"There is an accident in Asia?"
Translation:Có một tai nạn ở châu Á ư?
"Ư", like "hả" and "á", is used to form questions and indicate the surprise of interrogators as well. It's used commonly in writing (and because of being used commonly in writing, it's not only popular in Northern dialects but nationwide).
"Phải không" absolutely can't replace "ư". If you replace "ư" with "phải không", you can still form the question but can't show your surprise.
yes it is. it seems to mean 'yeah', or on this case, 'yeah'? unlike some opinion here, many VN people use this expression (ư) during phone calls (acknowledgement / agreement), and during informal conversation. I was just there in March this year, I understand a bit of language ̣(enough to attend a dinner party with only VN speakers and still have fun - been there 11 times), and I hear 'ư' often.
you probably mean "ừ", not "ư". they are not exactly the same.
when you use "ư", you are surprised to hear sthg and ask if you hear it right.
when you use "ừ", you express agreement to what is said right before.
note that the use of "ừ", as you noticed, is very informal, not to be used with elders (and by elders, I mean anyone a few years and up older than you, not only elderly people), bosses, teachers, strangers, otherwise you would sound rude.
Yes it does. You do it all the time in speaking. Its generally used in surprise or verifying what you heard when its hard to believe. Like if you were surprised about finding out a divorce of a seemingly happy couple youd say "they got dovorced?" It makes more sense spoken though because of voice inflections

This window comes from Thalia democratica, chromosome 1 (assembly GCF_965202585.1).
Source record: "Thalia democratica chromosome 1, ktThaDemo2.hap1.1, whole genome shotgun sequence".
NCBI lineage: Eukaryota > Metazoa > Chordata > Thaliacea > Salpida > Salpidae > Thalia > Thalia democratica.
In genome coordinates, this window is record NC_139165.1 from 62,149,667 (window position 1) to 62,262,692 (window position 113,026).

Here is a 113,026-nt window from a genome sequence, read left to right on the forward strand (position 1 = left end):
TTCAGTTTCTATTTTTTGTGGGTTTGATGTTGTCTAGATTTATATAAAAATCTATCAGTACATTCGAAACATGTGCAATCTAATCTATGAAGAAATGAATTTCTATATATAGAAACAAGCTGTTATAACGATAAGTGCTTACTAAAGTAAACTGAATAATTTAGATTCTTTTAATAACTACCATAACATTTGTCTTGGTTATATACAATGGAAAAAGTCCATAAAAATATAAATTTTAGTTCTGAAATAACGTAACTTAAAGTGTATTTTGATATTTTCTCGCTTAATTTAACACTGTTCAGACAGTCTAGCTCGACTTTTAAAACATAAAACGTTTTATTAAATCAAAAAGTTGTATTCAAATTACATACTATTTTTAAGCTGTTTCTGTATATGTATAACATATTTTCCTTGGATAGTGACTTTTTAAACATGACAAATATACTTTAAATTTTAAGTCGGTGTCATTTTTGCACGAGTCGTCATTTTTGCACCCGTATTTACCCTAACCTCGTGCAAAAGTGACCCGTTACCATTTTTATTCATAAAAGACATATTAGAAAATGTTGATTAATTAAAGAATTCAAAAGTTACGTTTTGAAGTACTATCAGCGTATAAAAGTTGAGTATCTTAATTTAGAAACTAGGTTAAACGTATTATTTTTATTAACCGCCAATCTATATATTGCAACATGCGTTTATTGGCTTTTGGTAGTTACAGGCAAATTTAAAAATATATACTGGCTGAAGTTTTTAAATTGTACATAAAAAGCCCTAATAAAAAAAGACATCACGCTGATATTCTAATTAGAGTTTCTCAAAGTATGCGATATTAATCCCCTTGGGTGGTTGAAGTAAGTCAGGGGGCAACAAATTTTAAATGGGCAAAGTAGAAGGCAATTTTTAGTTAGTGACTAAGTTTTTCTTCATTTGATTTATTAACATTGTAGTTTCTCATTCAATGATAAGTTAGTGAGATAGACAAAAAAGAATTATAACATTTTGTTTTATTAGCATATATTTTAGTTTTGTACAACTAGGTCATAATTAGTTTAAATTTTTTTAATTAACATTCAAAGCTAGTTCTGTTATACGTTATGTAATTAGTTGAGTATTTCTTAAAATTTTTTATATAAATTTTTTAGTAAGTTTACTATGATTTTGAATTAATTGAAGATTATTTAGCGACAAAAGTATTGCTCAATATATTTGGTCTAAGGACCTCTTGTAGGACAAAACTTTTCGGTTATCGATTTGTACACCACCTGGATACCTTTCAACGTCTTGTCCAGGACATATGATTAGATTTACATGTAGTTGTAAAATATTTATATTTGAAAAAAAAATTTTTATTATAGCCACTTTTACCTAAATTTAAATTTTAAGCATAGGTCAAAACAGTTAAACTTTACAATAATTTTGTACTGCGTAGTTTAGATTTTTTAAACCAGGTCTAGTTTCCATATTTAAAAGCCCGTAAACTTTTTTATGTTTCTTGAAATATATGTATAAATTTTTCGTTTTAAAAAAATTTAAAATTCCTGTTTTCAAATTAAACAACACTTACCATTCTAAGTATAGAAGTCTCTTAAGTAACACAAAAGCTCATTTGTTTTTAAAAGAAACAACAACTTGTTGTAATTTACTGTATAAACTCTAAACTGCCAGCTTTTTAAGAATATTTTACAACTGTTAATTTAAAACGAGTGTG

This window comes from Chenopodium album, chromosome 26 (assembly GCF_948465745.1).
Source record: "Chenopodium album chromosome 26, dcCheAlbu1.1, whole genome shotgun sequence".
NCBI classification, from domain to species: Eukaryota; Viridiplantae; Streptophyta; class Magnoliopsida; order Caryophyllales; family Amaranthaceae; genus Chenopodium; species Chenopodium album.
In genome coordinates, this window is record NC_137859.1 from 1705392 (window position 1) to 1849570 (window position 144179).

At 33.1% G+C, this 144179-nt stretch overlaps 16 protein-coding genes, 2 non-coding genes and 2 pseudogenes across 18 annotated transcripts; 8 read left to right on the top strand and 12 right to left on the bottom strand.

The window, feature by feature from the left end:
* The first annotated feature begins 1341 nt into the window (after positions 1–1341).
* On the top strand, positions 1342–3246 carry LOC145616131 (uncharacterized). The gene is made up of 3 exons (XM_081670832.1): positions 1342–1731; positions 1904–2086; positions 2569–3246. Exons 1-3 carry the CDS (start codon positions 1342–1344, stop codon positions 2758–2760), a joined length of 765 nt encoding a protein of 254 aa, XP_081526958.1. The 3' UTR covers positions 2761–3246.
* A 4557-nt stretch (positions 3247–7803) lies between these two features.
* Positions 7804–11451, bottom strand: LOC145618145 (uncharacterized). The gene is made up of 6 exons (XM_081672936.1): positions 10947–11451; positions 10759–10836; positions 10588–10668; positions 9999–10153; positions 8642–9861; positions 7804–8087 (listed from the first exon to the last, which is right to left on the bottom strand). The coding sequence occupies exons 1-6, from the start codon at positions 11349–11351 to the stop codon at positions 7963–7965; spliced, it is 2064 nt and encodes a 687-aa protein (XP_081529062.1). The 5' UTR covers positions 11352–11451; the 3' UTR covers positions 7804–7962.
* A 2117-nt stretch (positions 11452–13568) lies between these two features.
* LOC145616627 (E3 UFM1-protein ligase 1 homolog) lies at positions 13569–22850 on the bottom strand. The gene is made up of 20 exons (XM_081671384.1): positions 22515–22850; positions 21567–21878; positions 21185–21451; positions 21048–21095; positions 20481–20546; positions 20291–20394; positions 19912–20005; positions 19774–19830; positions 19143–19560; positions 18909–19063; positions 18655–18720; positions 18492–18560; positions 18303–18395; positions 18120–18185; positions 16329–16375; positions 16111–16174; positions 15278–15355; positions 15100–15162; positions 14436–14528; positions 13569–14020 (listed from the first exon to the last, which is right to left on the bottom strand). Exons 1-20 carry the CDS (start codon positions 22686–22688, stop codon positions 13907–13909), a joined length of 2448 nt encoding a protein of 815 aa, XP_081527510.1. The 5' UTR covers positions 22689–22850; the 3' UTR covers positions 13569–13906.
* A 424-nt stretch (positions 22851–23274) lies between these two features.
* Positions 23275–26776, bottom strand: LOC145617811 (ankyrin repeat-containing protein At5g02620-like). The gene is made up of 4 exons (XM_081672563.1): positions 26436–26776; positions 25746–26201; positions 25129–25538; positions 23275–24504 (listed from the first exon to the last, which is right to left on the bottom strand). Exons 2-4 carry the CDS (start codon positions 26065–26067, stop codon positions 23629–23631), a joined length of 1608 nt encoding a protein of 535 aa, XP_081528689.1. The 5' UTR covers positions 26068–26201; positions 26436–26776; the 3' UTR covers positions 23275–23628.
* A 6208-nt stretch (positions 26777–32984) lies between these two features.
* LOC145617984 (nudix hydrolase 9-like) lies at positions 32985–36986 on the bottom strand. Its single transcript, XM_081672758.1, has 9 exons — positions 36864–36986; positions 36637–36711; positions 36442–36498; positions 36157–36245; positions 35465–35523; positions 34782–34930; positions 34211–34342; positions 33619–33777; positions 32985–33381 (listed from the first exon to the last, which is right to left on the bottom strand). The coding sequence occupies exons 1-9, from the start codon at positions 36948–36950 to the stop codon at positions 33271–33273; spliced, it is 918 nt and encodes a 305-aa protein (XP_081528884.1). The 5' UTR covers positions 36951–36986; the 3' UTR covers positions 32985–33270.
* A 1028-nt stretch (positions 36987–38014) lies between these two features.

In this case you would use an exclamation mark. I teach English. This sentence shouldn't be written in this way and is very lazy and irregular in speech. Yes, sometimes we do it but it is not correct and ignores basic English sentence structure. Our language is strong because it does not need intonation if written and used correctly. This sentence requires a question mark to define it. It would be used by lazy English speakers or non-natives. One of my biggest issues with duolingo is the way they do this. It's degrading the language.
Yes, oral English does sometimes turn short declarative sentences or phrases into questions using intonation, in effect adding a verbal question mark at the end of the spoken sentence. However, the English sentence presented here is clearly a statement - it is simply not the kind of language a speaker would turn into an oral question by adding intonation at the end. The use of present tense, odd in any case without a context, makes the "oral question" even more unlikely. I might, if I were surprised, say something like "An accident? In Asia?" Unlike the sentence above, this is an example of how a native speaker actually creates "oral questions" with intonation added to simple language.